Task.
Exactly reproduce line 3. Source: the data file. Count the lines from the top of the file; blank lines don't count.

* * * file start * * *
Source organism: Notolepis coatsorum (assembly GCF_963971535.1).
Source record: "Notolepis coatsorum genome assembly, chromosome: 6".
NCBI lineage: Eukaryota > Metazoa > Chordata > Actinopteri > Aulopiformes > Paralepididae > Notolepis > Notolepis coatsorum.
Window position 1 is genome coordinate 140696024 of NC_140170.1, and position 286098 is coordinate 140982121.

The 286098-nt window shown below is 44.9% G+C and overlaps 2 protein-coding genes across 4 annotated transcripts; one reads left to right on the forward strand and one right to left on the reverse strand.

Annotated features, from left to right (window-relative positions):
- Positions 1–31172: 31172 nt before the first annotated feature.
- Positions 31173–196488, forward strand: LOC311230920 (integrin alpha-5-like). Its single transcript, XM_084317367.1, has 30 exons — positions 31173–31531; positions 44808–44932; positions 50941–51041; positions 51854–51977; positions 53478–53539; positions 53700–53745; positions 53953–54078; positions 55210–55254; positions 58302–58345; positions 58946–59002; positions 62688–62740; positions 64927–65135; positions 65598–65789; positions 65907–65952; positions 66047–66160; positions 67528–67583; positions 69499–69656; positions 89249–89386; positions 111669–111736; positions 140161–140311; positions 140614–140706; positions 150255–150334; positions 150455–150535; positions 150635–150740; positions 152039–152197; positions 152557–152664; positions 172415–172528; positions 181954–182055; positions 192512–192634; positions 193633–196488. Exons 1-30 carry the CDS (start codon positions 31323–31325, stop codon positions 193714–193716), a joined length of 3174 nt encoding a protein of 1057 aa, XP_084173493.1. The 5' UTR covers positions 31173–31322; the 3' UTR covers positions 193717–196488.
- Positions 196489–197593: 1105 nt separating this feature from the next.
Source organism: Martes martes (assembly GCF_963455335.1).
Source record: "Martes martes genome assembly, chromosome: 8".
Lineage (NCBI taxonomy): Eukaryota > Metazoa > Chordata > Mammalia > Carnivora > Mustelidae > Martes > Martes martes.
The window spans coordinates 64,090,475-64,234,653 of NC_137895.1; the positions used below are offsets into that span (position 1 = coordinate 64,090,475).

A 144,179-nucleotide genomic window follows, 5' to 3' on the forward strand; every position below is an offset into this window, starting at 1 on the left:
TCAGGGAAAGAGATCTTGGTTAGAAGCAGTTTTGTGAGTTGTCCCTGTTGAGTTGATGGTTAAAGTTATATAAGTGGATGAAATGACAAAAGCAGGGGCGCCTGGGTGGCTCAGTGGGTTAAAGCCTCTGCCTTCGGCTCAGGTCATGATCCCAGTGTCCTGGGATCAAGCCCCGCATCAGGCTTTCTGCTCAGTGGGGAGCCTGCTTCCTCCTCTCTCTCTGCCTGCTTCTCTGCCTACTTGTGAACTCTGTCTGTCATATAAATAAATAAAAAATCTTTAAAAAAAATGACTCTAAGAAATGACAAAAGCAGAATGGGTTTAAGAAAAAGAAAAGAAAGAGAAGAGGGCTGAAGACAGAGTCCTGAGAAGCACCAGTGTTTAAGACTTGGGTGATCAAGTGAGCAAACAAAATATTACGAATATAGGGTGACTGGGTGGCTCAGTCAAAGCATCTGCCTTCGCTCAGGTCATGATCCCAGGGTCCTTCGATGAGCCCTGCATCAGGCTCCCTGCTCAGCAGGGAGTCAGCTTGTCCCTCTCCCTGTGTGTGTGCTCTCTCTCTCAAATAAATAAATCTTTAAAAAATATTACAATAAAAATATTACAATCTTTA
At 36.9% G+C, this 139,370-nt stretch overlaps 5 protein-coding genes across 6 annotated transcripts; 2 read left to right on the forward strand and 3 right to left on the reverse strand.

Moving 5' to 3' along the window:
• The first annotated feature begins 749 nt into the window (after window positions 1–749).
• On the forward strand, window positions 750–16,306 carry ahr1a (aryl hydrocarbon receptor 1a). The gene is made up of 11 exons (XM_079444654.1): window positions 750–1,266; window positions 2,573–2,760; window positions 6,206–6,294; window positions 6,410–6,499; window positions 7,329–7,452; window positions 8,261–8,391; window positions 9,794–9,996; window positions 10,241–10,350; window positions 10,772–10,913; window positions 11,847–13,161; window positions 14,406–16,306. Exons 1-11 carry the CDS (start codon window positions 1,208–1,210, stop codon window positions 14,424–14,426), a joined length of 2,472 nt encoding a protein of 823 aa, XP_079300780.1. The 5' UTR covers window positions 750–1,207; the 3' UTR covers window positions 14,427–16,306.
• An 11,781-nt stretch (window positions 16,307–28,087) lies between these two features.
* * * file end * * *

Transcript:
NCBI lineage: Eukaryota > Metazoa > Chordata > Actinopteri > Aulopiformes > Paralepididae > Notolepis > Notolepis coatsorum.